This post by The Rejecter got me thinking (more) about ebooks, and erotica/erotic romance ebooks in particular.
The Rejecter says ebooks should be viewed as a completely different industry. While I’m not sure I entirely agree (although I see the sense of it and don’t actively disagree), I do wonder if, as I said in the comments to Rejecter’s post, if ero ebooks shouldn’t be considered as different from ebooks in general.
The reason being, of course, that this is the only genre in which ebooks have really taken off on their own, apart from NY publishers choosing to release some of their titles in ebook on Fictionwise or similar sites.
As far as I know, only two ebook publishers have received recognition from professional writer’s organizations (that would be RWA in this case, I don’t think SFWA etc. have recognized any ebook publishers, so please let me know if they have and I’m wrong): Triskelion and Ellora’s Cave. Both of which do erotic romance. (Trisk does regular romance as well, and EC does so now with their Cerridwen Press imprint, but for a long time EC was the only one.)
What interests me are the reason why, more than the wherefores. Personally, I think it’s because these books are so different from anything out there before. I think it’s because women were looking for something exciting, something very sexy (and very graphic). Something with unconventional heroes (you guys know I’ve railed against the “your hero must be a good man who doesn’t really hurt anyone in the book, and your heroine must be kind and loving and care for the little children” conventions of traditional romance, and will continue to do so. They’re not bad in themselves, and I like writing within them, but I also think we can branch out and give the readers something new. Maybe this should be another post), unconventional heroines. Heroes and heroines who don’t wait until they’re in love to fall into bed. Something where perhaps there are two heroes and one heroine. Basically, something that pushes the boundaries.
Not only were these books not available in most bookstores–at least, not if we still want our Happy Ending (a convention I do NOT rail against). Sure, there was erotica, at some stores. But a romance where sex is viewed not merely as the culmination of the H/h’s feelings for each other, but an important part of the development of those feelings? Very hard to find.
Then you have to buy such a book. Take it to the counter, and feel like the bookseller is smirking at you (which they aren’t, come on. But the feeling remains.) Or the people near you in line.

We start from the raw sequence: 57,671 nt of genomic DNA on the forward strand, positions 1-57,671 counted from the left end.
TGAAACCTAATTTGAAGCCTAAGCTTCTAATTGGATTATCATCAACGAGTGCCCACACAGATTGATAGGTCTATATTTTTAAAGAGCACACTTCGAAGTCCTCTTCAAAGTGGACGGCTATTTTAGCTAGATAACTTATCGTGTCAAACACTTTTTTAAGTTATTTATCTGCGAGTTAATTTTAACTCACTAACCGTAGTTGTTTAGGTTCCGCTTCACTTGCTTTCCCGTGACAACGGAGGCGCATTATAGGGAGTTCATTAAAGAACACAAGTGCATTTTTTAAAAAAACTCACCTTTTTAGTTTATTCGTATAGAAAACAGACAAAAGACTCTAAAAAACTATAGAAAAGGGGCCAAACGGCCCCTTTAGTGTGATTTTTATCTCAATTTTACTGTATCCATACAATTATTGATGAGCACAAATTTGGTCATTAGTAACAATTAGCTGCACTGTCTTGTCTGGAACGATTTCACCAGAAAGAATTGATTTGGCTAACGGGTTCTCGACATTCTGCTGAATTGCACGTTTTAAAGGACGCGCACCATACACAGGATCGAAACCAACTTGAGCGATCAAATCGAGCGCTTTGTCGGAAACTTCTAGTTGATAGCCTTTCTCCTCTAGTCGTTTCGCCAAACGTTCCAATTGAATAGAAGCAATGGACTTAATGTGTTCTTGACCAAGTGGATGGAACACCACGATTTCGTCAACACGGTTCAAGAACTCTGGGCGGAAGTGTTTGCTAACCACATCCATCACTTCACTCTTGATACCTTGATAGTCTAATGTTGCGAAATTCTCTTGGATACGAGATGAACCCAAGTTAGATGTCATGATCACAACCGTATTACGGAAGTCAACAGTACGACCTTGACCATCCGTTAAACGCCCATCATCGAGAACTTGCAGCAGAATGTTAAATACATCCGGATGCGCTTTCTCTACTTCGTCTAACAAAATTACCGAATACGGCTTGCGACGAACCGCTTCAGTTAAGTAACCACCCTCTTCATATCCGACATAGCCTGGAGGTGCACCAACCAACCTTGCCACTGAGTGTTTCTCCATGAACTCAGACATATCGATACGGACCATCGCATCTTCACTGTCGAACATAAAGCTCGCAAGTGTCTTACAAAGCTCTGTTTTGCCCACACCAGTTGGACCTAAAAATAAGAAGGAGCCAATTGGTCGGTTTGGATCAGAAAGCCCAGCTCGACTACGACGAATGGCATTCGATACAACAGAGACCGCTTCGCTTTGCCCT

See now why erotic romance ebooks took off so well? Nobody knows you’re reading it, nobody knows you’re buying it. Just pick something, download it, done.
And I don’t think the popularity will ease now that the NY pubs are doing erotic lines of their own. Ebooks in this category still offer a wider range of situations. More graphic laguage. M/M books, or F/F scenes, or BDSM, or whatever takes your fancy.
However…I am emphatically not one of those people who claims that publishing is dead, that now people can self-publish easily the real talented writers will do so, creating another seperate industry, and leave Random House holding the bag, or whatever. It’s not going to happen. As someone (an Anonymous) said in the comments to that Rejecter post, self-publishing removes the filters which ought to be in place. You have no idea if you’re buying the next To Kill A Mockingbird or the next book you’ll throw across the room after two pages. (And am I the only one who’s noticed how many self-pub writers don’t post excerpts on their sites? And wonders why? Is that perhaps an indicator of the writer’s feelings about their work–whether or not they’re willing to share some for free, or is it simply most of them are farid to give any of it away for free because they see it as money lost? Or simply ignorance of the business?)
People buy books from publishers because they trust them. Bottom line.
Which has strayed a bit from my original topic, but so what. I think erotic romance in ebook form is a bigger industry than other ebooks. I think if you’re writing erorom, the bar is higher in ebook and print than perhaps other forms of literature in ebook (which is just my feeling, as I haven’t actually read many other ebooks aside from erorom, but the ones I’ve read I have noticed a difference [this excludes also books put out by Wild Child Publishing because I know how stringent they are] between the quality of eroroms and the quality of, say, mysteries. Hell, EC is so inundated with subs it takes longer to hear back on a query and first three from them than it does with Donald Maass–a year at least.)
So there you go. I think I’m done. Share your thoughts.
Oh, and who volunteers to send my hook to the COM for me? I’ll be at the big party that night, and we’re spending the night in the hotel, and while I should be back by 8 EST the next morning I can’t be certain, so would rather have someone do it for me if you can and don’t mind and won’t forget and all that stuff.